Oh, hello there.

Today I want to share a fun refactor that finally "clicked" for me (and it was right there in plain view for quite some time!). Let me set the stage.

Seen above is the search functionality for Galley. With it, you can search recipes by name, tag, and select filters. The current filters are:

  • All
  • My Recipes
  • Under an hour
  • Under 30 minutes
  • Recently posted
  • My favourites

I struggled with the original query because I did not yet grasp an elixir/ecto way of querying the data. I had yet to grasp how "compositional" an ecto query is (for a brief overview of Ecto queries specifically, visit these docs). In my previous post on this subject matter, I was beginning to grasp the idea of morphing a query over time, dynamically, but the code still wasn't quite right.

I was particularly challenged by the fact that I had to find a way to search, filter, and refine by tags, and this had to be done in a specific order; it doesn't make sense for a user to search by a recipe name and then try including recipes that have the tag spicy.

My original code looked something like this:

  def search_recipes(%{"filter" => filter, "query" => search_query, "tags" => tags}, user_id) do
    search_conditions =
      if search_query !== "",
        do: dynamic([r], like(r.title, ^"%#{search_query}%")),
        else: true

    filter_conditions =
      case filter do
        "My Recipes" ->
          dynamic([r], r.user_id == ^user_id)

        "Under an hour" ->
            fragment(~s|time->'hour' = '1' and time->'minute' = '0' or time->'hour' < '1'|)


You can see the full diff of how things used to look here.

I was missing out on an opportunity to use pattern matching to handle for the conditional cases of a query. Originally I was thinking much more in a traditional language flow, where I would use if statements to determine if the query should change or not, and then I would string together the results of those queries into one single statement. This was a mess. I was checking if a user had any tags, which forked the function in two different directions, when, again, pattern matching waited just beyond my comprehension to clean things up (I should be clear, I'm not beating myself up, just documenting my journey from not-knowing to knowing :) )

And here's the thing - a nearly exact example of what I needed to do was in the docs; I just skimmed over it because it honestly looked more complex than I needed (And admittedly, i still sometimes get a bit turned around while reading code that uses reduce).

So here's what I ended up with (full diff here)

First off, I have a nice, clean, simple public function:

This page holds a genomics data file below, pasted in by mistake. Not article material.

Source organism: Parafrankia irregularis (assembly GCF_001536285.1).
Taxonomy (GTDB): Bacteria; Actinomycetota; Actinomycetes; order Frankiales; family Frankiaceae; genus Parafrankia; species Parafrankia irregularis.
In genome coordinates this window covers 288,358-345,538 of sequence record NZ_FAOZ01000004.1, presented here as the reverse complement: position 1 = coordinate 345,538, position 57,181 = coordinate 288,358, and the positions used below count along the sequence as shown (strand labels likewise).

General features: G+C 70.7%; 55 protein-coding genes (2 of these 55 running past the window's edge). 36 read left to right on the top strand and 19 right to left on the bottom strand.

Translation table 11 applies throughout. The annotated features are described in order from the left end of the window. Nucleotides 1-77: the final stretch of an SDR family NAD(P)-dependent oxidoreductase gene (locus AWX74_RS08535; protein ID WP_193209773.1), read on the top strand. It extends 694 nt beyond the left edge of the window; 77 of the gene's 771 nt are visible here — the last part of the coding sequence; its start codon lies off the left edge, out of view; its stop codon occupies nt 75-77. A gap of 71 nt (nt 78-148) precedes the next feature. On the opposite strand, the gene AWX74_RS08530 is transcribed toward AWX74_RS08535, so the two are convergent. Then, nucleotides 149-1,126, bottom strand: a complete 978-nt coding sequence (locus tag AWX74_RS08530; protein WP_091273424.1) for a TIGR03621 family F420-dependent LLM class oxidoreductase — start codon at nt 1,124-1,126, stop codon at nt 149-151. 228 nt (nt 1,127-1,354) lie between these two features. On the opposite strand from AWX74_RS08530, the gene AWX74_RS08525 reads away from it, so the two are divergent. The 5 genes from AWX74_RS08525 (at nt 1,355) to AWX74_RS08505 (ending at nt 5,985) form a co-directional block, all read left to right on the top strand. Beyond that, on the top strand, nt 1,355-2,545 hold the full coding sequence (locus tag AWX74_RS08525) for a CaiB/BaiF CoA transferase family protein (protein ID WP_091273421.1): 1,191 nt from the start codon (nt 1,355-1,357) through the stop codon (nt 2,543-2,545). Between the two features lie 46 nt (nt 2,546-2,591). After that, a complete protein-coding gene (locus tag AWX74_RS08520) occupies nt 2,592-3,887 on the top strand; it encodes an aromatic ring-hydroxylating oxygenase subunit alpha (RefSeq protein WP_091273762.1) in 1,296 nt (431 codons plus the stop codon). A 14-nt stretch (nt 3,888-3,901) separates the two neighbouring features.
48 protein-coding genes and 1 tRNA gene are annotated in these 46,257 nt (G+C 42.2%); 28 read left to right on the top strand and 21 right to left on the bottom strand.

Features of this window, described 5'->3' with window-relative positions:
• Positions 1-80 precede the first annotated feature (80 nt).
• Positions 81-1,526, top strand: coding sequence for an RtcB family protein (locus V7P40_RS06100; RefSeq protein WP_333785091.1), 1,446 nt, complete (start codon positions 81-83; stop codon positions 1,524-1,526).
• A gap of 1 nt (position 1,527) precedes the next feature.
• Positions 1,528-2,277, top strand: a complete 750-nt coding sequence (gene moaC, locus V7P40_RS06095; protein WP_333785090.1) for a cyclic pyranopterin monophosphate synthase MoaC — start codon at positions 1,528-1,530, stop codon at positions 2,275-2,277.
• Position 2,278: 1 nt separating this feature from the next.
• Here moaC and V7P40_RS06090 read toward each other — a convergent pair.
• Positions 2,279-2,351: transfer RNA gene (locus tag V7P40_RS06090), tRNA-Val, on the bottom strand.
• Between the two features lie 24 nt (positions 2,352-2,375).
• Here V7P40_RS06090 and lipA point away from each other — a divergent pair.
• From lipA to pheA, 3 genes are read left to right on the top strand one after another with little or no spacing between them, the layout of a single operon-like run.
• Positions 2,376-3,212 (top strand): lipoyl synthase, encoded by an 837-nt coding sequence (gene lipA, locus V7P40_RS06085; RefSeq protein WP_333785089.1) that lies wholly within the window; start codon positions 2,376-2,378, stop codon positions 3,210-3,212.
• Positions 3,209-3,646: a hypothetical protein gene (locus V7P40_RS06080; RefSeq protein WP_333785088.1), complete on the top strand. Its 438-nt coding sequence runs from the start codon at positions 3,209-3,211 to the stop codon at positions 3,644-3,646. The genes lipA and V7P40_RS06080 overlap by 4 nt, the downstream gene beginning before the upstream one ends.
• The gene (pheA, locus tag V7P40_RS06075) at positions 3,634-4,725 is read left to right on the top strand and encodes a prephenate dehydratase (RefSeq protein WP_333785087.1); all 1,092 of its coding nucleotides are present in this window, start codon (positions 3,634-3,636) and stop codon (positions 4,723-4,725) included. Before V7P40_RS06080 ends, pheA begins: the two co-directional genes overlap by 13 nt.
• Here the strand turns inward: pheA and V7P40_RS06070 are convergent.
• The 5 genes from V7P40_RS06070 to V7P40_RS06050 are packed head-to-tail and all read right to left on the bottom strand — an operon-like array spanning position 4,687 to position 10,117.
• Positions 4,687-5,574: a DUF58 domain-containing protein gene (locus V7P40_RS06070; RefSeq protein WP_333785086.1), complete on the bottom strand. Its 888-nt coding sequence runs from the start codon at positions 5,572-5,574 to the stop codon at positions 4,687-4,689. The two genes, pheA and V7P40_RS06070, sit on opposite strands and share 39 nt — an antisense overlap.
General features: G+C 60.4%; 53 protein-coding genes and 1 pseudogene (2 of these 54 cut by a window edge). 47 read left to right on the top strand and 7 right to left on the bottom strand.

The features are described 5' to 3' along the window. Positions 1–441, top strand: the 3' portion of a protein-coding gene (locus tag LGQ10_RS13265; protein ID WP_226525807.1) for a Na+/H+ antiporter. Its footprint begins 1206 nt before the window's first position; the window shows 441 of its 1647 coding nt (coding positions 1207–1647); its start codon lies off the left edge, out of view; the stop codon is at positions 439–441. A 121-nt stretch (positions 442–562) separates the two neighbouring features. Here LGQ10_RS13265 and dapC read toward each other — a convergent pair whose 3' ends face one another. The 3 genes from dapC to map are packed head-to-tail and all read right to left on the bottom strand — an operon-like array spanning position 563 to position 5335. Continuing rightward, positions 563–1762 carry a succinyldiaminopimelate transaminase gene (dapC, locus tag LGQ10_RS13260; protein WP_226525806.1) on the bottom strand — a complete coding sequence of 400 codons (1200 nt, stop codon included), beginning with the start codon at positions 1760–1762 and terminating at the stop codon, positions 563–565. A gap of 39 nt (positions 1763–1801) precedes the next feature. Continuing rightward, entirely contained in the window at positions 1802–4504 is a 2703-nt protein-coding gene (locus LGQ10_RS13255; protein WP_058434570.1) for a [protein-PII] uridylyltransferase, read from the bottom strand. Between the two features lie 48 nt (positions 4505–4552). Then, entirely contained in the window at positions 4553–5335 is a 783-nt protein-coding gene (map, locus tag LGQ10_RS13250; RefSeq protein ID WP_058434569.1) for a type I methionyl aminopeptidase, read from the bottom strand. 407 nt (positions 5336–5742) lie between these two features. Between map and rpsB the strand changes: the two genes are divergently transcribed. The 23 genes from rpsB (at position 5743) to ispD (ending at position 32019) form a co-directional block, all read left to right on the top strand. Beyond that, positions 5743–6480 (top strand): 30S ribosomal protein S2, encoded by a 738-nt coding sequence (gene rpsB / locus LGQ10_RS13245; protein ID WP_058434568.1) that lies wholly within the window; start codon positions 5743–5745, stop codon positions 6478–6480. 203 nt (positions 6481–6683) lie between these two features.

def search_recipes(params, user_id) do
    from(r in Recipe)
    |> filter_recipes(params, user_id)
    |> Repo.all()
    |> Repo.preload(:tags)

# params look    like so:
# %{"query" => "", "tags" => "breakfast, vegan", "filter": "My favourites" }

The magic happens in filter_recipes. Let's see that now. It's a little long, but that's because it handles all the possible permutations of querying for recipes.

 defp filter_recipes(query, params, user_id) do
    ## params is still the same map as above
    Enum.reduce(params, query, fn
      {"tags", ""}, query ->

      {"tags", val}, query ->
        split_tags =
          for tag <- String.split(val, ","),
              tag = tag |> String.trim() |> String.downcase(),
              tag != "",
              do: tag

        tagged_recipe_ids = get_by_tags(split_tags)
        query |> where([r], r.id in ^tagged_recipe_ids)

      {"query", ""}, query -> query

      {"query", val}, query ->
        like = "%#{val}%"
        query |> where([r], like(r.title, ^like))

      {"filter", "My Recipes"}, query ->
        query |> where([r], r.user_id == ^user_id)

      {"filter", "Under an hour"}, query ->
        |> where([r], fragment(~s|time->'hour' = '1' and time->'minute' = '0' or time->'hour' < '1'|))

      {"filter", "Under 30 minutes"}, query ->
        |> where([r], fragment(~s|time->'hour' < '1' and time->'minute' <= '30'|))

      {"filter", "Recently posted"}, query ->
        query |> where([r], r.inserted_at > ago(2, "week"))

      {"filter", "My favourites"}, query ->
        from(recipes in query,
          left_join: fav in Favourite,
          on: fav.recipe_id == recipes.id,
          preload: [favourites: fav],
          where: fav.user_id == ^user_id

      {_, _}, query -> query

That's it! The important thing to remember when writing this code is that the Ecto query is moving through reduce, changing every time we match on a param. It's important to make sure that each anonymous function pattern match has the second param of "query" in order to take the most recently change query (aka, the accumulator), and not the original one that is passed in (maybe I should have named them differently). In sum, we are looping over a map, pattern matching on the key's and values, and then tweaking what the query is composed of (and then repeat).

This might not be particularly revolutionary for many, but I'm pleased how linear it feels to write this code. I don't have to pollute my code with if/else statements, which makes my mind have to fork every time I'd read the function. That's all for now. Do you see something I could be doing better? Let me know.

Thanks for reading!



PS. One thing I'm still not entirely sure of is when to use the dynamic query function. I thought I needed it (as detailed in the previous post) but instead I'm able to just move the query through the reduce. I'm probably misunderstanding something.